The flooding from the deadly hurricane pushed the fish from their natural habitat and scattered them along an interstate highway, the Penderlea Fire Department posted on Facebook on Saturday.
"Well, we can add 'washing fish off of the interstate' to the long list of interesting things firefighters get to experience!" it said.
WOW! Hurricane Florence flooding took fish so far from their natural habitat, they ended up stranded on I-40 once floodwaters receded.— Alicia Neaves (@AliciaWLTX) September 23, 2018
Photos from Penderlea Fire Department in North Carolina. pic.twitter.com/KwUB6S7vl2
See fire crew hose off dead fish from highway Fire crews hosed off dead fish scattered across a North Carolina highway after floodwaters receded from the aftermath of Hurricane Florence. https://t.co/2G9bB62Tbe #Video #USRC pic.twitter.com/IFMkkY2foC— U.S. Reality Check🗽 (@USRealityCheck) September 23, 2018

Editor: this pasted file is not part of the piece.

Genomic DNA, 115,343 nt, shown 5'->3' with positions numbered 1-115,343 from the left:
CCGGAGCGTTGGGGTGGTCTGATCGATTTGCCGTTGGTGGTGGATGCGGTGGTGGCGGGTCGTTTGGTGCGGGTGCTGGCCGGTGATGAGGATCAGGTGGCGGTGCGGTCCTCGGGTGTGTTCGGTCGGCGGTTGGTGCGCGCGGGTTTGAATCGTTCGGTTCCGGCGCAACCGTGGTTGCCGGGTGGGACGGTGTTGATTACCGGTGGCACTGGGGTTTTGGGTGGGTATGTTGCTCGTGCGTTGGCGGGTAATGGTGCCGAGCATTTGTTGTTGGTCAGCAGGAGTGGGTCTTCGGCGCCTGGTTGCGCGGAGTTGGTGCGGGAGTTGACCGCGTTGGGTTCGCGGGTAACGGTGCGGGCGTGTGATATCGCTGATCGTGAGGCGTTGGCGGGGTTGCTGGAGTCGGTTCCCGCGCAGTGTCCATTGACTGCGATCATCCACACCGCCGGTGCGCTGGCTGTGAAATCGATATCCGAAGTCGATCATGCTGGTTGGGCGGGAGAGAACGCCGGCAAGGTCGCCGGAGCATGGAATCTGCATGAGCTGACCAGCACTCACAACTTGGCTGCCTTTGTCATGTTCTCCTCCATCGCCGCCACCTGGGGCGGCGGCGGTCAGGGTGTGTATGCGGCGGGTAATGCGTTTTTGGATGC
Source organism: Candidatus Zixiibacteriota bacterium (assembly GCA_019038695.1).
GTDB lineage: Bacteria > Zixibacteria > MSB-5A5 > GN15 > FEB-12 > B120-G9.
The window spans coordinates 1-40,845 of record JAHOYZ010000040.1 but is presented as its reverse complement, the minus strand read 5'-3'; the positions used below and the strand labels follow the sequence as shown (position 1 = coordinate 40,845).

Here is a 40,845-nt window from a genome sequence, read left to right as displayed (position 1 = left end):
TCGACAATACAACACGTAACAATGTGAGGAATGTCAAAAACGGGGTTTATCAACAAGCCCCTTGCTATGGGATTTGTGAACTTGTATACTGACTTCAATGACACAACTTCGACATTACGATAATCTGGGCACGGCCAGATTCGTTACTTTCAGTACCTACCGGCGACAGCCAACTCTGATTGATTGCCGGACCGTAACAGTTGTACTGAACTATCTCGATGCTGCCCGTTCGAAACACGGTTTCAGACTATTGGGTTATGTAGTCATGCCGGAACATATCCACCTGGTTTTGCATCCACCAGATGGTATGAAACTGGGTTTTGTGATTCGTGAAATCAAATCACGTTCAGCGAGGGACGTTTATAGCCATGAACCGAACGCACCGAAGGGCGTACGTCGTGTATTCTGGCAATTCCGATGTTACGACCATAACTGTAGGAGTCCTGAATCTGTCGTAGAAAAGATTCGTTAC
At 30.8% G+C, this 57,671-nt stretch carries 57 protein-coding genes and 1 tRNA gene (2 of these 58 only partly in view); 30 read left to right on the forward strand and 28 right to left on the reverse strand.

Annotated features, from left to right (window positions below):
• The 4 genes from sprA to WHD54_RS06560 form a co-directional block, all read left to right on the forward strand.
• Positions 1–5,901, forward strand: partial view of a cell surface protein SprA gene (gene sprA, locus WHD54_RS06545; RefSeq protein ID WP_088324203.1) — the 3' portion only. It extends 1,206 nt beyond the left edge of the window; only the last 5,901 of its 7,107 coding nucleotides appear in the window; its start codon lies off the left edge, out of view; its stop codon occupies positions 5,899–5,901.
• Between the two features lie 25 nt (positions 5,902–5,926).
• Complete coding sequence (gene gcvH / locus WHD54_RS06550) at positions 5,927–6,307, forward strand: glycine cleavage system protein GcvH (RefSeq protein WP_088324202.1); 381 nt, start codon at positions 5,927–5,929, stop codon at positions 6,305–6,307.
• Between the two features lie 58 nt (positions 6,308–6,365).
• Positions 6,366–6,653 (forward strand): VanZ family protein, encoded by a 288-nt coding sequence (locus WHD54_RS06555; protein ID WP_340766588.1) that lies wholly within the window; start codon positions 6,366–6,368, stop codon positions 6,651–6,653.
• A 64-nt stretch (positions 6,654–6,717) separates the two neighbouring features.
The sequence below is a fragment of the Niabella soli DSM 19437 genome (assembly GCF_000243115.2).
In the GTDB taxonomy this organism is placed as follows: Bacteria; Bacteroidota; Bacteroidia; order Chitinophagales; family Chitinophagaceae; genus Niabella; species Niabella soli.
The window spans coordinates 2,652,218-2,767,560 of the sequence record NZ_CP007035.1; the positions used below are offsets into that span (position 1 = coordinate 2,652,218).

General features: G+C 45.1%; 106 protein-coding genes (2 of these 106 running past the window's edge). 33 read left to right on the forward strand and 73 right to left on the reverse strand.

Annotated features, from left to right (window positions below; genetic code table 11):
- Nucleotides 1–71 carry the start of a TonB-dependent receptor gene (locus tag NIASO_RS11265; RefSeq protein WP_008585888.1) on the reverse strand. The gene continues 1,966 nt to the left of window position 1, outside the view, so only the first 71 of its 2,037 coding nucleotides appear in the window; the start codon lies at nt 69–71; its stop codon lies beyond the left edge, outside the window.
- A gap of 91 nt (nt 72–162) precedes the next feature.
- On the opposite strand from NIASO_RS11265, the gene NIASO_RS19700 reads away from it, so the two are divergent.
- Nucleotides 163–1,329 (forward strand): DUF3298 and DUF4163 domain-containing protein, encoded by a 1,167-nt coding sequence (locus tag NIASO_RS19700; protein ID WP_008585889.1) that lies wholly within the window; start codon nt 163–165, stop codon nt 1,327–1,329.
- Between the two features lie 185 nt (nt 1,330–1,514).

"Hurricane Florence caused massive flooding in our area and allowed the fish to travel far from their natural habitat, stranding them on the interstate when waters receded," the fire department stressed.
In 17 districts of North Carolina, hundreds of roads have been closed so far; drivers are urged not to move through the territories of these districts unless absolutely necessary. There are more than 50 thousand houses left without electricity.
According to Moody's Analytics, the economic damage from the hurricane amounted from $38 billion to $50 billion, of which insurance companies can cover only $1.7- $5 billion.
Fish weren't the only creatures to suffer during the flooding; Vice News reported that more than 5,500 pigs and 3.4 million chickens and turkeys were killed as a result of Hurricane Florence, mostly by drowning in floods throughout North Carolina, according to the state’s agriculture department.